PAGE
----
Recent years have seen an extraordinary number of major disasters, critical incidents and other events that have had major impacts on our world. The 2004 tsunami, hurricanes Rita and Katrina, and the wars in Iraq and Afghanistan affect millions of lives daily. Potential events such as Avian Flu pandemic, global warming and the increasing threats of spreading unrest in the Middle East are concerns that weigh heavily on us all.
November 8-11, 2006, the Rocky Mountain Region Disaster Mental Health Institute held their Annual four-day Disaster Mental Health Conference. The theme of the conference was “TAKING CHARGE IN TROUBLED TIMES: Response, Resilience, Recovery and Follow-up.” This edition contains the major papers presented at
the conference and summaries of additional presentations. They address some of the major crisis events confronting our societies in recent years, namely, large disasters such as hurricanes Katrina and Rita; case studies such as Abu Ghraib, and traumatic events such as a night club suicide bombing, the role of cultural sensitivity and ethics in disaster settings, resilience, and the importance of planning, education and taking care of our first responders and mental health professionals. An additional concern with information includes information about preparation of communities and families for deployment and return of military personnel. The importance of planning for how mental health personnel can respond in the event of an Avian Flu Pandemic is also discussed. Presenters are drawn from researchers and responders from Wyoming, the United States, and the United Kingdom.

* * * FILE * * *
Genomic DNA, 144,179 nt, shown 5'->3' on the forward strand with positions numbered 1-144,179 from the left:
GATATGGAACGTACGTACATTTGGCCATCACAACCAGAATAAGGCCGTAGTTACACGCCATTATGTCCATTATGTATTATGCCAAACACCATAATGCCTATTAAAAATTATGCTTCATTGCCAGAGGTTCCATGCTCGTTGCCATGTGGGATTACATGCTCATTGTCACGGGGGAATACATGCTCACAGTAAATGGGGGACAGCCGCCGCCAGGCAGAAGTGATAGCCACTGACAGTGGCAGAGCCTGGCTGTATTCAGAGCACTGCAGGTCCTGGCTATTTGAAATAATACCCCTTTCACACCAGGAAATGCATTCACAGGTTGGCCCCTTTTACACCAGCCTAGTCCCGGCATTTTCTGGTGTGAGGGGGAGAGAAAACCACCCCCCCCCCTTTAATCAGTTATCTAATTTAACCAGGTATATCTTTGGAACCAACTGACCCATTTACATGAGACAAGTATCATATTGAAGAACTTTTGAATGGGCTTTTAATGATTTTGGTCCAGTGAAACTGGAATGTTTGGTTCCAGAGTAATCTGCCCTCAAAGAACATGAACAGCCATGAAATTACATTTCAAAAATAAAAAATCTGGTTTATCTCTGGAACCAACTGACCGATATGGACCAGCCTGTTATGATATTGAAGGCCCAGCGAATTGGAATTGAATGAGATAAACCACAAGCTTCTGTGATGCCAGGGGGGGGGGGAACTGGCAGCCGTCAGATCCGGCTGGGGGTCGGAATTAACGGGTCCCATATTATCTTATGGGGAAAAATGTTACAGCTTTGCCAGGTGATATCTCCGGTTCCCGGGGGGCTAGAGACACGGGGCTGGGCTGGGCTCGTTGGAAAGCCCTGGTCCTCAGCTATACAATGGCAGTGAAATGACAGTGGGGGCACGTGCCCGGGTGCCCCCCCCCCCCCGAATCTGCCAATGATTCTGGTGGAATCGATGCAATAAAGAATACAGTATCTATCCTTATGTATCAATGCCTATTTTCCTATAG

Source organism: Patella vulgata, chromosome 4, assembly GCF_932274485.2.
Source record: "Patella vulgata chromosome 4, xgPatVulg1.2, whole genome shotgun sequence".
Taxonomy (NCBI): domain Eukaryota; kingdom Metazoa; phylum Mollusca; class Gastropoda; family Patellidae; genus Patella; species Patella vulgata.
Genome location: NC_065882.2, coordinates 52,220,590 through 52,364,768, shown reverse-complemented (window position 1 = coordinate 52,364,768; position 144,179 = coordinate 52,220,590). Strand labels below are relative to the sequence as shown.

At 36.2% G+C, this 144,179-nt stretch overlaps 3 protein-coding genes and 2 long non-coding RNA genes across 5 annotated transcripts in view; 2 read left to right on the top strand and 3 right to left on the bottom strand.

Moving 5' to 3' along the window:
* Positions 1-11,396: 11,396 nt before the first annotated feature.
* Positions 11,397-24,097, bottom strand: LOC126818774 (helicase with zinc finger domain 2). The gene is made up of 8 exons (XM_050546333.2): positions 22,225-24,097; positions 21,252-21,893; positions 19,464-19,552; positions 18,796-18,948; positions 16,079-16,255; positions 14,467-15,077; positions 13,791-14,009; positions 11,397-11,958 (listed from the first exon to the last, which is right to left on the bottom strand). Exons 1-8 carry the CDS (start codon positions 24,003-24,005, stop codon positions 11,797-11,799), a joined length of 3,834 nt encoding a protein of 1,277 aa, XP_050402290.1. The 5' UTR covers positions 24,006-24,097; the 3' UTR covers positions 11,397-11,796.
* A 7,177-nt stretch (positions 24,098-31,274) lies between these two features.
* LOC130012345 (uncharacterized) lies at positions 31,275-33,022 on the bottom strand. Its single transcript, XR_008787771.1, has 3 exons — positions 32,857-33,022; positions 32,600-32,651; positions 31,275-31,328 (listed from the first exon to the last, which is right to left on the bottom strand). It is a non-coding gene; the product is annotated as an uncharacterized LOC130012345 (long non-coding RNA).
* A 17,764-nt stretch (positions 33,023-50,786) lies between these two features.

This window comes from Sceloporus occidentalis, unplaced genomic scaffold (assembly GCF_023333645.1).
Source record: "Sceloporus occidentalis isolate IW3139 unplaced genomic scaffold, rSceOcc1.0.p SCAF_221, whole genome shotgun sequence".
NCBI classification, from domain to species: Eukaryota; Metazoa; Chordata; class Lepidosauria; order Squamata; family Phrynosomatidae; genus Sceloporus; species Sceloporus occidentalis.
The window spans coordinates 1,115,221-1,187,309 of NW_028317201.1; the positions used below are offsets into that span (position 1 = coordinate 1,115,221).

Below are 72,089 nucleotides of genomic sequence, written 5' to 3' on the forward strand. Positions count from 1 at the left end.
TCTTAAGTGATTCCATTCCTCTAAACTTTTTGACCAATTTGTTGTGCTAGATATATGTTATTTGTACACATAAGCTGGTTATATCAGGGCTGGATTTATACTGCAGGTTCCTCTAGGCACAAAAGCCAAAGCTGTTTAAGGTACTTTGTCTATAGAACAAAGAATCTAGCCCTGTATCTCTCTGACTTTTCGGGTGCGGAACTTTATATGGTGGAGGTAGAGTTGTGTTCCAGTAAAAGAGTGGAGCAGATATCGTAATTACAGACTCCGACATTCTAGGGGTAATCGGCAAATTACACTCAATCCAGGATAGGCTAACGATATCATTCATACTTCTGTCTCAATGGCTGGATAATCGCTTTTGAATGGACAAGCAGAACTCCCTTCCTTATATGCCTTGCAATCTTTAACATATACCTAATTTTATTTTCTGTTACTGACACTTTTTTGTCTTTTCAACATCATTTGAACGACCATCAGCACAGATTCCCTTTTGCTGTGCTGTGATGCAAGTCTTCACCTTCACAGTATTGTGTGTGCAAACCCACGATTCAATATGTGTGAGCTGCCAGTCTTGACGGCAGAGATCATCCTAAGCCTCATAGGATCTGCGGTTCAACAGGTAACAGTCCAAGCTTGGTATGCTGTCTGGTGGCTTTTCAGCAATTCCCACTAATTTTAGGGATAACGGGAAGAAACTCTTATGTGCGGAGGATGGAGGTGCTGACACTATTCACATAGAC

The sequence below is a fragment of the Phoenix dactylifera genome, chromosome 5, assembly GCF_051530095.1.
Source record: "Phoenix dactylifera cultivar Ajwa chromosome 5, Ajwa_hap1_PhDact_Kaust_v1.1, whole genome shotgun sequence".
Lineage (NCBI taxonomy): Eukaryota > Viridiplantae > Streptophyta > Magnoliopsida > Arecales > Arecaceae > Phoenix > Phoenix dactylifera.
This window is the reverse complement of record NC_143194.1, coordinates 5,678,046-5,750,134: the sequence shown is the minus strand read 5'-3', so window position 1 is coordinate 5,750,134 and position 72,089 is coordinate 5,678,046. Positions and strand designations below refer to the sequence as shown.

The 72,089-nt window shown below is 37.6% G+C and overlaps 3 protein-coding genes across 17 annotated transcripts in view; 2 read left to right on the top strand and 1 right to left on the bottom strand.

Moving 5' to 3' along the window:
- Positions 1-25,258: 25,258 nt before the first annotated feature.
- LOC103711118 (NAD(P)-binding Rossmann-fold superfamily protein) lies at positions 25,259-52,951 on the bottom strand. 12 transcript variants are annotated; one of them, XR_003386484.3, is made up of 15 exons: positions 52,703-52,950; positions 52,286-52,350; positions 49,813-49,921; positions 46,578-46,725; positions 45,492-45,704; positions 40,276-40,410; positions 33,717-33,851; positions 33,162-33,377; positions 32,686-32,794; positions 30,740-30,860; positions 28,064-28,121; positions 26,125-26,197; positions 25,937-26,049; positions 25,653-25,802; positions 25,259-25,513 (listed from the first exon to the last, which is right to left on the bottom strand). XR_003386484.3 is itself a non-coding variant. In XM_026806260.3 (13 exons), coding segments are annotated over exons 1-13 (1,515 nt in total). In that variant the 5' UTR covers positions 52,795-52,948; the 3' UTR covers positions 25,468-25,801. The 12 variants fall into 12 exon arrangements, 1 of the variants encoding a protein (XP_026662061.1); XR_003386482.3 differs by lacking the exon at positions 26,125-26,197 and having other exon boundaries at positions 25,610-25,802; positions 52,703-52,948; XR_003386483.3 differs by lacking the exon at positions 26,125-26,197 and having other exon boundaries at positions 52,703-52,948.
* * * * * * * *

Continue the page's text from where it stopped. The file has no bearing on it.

Contributors include John Durkin, Alan L. Hensley, Thom Curtis, Patricia Justice, Richard J. Conroy, Debra Russell, Joshua Faudem, Kenneth Glass, and Tasha Graves.